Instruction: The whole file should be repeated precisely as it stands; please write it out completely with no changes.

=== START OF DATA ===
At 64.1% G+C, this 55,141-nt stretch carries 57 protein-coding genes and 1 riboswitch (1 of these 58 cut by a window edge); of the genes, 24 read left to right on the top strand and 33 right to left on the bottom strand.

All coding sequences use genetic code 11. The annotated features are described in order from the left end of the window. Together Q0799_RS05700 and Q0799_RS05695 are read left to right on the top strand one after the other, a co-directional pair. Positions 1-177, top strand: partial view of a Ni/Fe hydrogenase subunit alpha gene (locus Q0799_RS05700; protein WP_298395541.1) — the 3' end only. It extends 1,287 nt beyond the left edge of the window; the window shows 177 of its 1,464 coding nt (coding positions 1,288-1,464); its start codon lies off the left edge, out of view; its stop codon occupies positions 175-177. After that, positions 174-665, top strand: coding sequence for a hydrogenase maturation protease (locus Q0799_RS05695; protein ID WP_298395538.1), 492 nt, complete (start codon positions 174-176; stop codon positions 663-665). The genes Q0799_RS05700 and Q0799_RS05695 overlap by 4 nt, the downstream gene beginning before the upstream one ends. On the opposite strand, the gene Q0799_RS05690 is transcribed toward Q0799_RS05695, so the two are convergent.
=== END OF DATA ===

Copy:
At 64.1% G+C, this 55,141-nt stretch carries 57 protein-coding genes and 1 riboswitch (1 of these 58 cut by a window edge); of the genes, 24 read left to right on the top strand and 33 right to left on the bottom strand.

All coding sequences use genetic code 11. The annotated features are described in order from the left end of the window. Together Q0799_RS05700 and Q0799_RS05695 are read left to right on the top strand one after the other, a co-directional pair. Positions 1-177, top strand: partial view of a Ni/Fe hydrogenase subunit alpha gene (locus Q0799_RS05700; protein WP_298395541.1) — the 3' end only. It extends 1,287 nt beyond the left edge of the window; the window shows 177 of its 1,464 coding nt (coding positions 1,288-1,464); its start codon lies off the left edge, out of view; its stop codon occupies positions 175-177. After that, positions 174-665, top strand: coding sequence for a hydrogenase maturation protease (locus Q0799_RS05695; protein ID WP_298395538.1), 492 nt, complete (start codon positions 174-176; stop codon positions 663-665). The genes Q0799_RS05700 and Q0799_RS05695 overlap by 4 nt, the downstream gene beginning before the upstream one ends. On the opposite strand, the gene Q0799_RS05690 is transcribed toward Q0799_RS05695, so the two are convergent.